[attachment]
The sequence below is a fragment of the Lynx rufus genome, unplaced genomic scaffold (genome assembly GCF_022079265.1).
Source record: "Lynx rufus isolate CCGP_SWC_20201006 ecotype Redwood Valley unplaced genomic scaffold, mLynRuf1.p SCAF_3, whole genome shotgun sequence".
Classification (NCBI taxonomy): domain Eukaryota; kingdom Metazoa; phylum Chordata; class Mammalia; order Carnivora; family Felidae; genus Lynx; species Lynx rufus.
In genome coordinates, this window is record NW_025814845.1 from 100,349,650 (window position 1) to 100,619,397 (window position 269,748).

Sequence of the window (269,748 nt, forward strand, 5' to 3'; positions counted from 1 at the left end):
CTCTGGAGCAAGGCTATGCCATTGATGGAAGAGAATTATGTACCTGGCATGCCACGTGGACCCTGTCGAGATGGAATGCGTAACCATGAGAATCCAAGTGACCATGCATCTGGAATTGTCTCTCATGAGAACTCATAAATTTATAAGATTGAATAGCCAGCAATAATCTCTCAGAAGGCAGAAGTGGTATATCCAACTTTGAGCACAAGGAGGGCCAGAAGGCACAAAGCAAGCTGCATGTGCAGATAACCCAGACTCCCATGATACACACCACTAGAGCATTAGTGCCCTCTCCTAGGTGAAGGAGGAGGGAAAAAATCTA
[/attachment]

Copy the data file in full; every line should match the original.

The sequence below is a fragment of the Lynx rufus genome, unplaced genomic scaffold (genome assembly GCF_022079265.1).
Source record: "Lynx rufus isolate CCGP_SWC_20201006 ecotype Redwood Valley unplaced genomic scaffold, mLynRuf1.p SCAF_3, whole genome shotgun sequence".
Classification (NCBI taxonomy): domain Eukaryota; kingdom Metazoa; phylum Chordata; class Mammalia; order Carnivora; family Felidae; genus Lynx; species Lynx rufus.
In genome coordinates, this window is record NW_025814845.1 from 100,349,650 (window position 1) to 100,619,397 (window position 269,748).

Sequence of the window (269,748 nt, forward strand, 5' to 3'; positions counted from 1 at the left end):
CTCTGGAGCAAGGCTATGCCATTGATGGAAGAGAATTATGTACCTGGCATGCCACGTGGACCCTGTCGAGATGGAATGCGTAACCATGAGAATCCAAGTGACCATGCATCTGGAATTGTCTCTCATGAGAACTCATAAATTTATAAGATTGAATAGCCAGCAATAATCTCTCAGAAGGCAGAAGTGGTATATCCAACTTTGAGCACAAGGAGGGCCAGAAGGCACAAAGCAAGCTGCATGTGCAGATAACCCAGACTCCCATGATACACACCACTAGAGCATTAGTGCCCTCTCCTAGGTGAAGGAGGAGGGAAAAAATCTA